However, a terminated employee has an obligation to act reasonably to lower her damages from her loss of employment. In practice, this means the employee has a duty to make all reasonable efforts to secure comparable employment. Ordinarily, this “mitigation” income reduces the damages an employer must pay.

Nevertheless, the Brake decision clarified that not all “mitigation” income reduces damages. The court found that the following income does not reduce damages:

Income earned during the statutory notice and severance period;

EI benefits received during the reasonable notice period; and

Income earned from an “inferior position.”

1. Income earned during the statutory notice and severance period

The court held that income earned during the statutory entitlement period, that is the minimum period of notice and severance dictated by the Employment Standards Act, 2000 (ESA), is not deductible as mitigation income. Statutory entitlements under the ESA are not subject to mitigation because they are not damages. These amounts are not linked to any actual loss suffered by the employee, but are payable in any event. 

The result of this holding is that a terminated employee may receive more than she would have been entitled to had the employer complied with the employment contract and offered reasonable working notice of termination. The employee will receive her statutory entitlement to notice and severance pay (if applicable), and in addition any income she earns from a new job during that same period. 

2. EI benefits

The court held that EI benefits received during the notice period are not to be deducted from a damages award for wrongful dismissal. EI payments provide temporary income support to unemployed workers while they look for employment or upgrade their skills.  It is commonplace for an employee who is dismissed without cause to apply for and receive EI benefits. It is also relatively common for a dismissed employee to obtain a severance settlement from her employer. If the CRA does not learn of the settlement, or does not insist on repayment of EI benefits, the result will be that the employee will receive more than she would have been entitled to had the employer simply provided reasonable working notice. This is another example of how Brake can place a terminated employee in a better position than she would have been in had the employer complied with the employment contract.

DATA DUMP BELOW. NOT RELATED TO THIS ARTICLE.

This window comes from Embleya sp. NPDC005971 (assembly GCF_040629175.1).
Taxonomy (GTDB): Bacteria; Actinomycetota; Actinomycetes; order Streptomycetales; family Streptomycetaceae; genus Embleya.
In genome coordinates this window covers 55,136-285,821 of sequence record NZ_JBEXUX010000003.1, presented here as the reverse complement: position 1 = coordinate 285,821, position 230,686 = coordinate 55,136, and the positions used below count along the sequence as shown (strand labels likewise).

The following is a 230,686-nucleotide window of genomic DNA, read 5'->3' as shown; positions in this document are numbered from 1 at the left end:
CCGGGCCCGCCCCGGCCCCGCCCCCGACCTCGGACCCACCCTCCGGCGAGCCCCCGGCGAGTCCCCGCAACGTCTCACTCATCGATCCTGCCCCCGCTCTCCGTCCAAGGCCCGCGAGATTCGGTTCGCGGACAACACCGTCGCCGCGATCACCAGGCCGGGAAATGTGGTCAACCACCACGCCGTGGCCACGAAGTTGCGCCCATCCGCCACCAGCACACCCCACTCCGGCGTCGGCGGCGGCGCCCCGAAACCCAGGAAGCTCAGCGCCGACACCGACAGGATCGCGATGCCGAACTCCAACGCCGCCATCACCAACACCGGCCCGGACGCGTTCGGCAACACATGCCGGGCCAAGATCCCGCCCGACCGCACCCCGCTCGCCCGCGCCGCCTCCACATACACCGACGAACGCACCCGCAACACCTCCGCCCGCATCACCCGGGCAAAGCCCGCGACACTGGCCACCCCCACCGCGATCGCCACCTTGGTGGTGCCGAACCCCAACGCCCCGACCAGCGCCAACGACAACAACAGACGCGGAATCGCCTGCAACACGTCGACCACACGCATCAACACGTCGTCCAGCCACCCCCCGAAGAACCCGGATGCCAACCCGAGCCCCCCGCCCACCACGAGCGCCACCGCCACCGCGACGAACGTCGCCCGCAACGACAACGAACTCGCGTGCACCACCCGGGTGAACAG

3. Income earned from “inferior employment”

The court held that where a wrongfully dismissed employee is effectively forced to accept a much inferior position because no comparable position is available, the amount earned in that position is not to be deducted from wrongful dismissal damages. While an employee is not required to take an inferior position to mitigate her losses, this scenario still places the employee in a better position than she would have been in had the employment contract be followed. 


The decision in Brake clearly benefits dismissed employees. Employers need to keep in mind that they cannot always count on the earnings a former employee receives from new employment reducing their damages. n

Hendrik Nieuwland is a partner at Shields O’Donnell MacKillop LLP in Toronto. This article was written with assistance from Seth Holland, an articling student at Shields O’Donnell MacKillop LLP.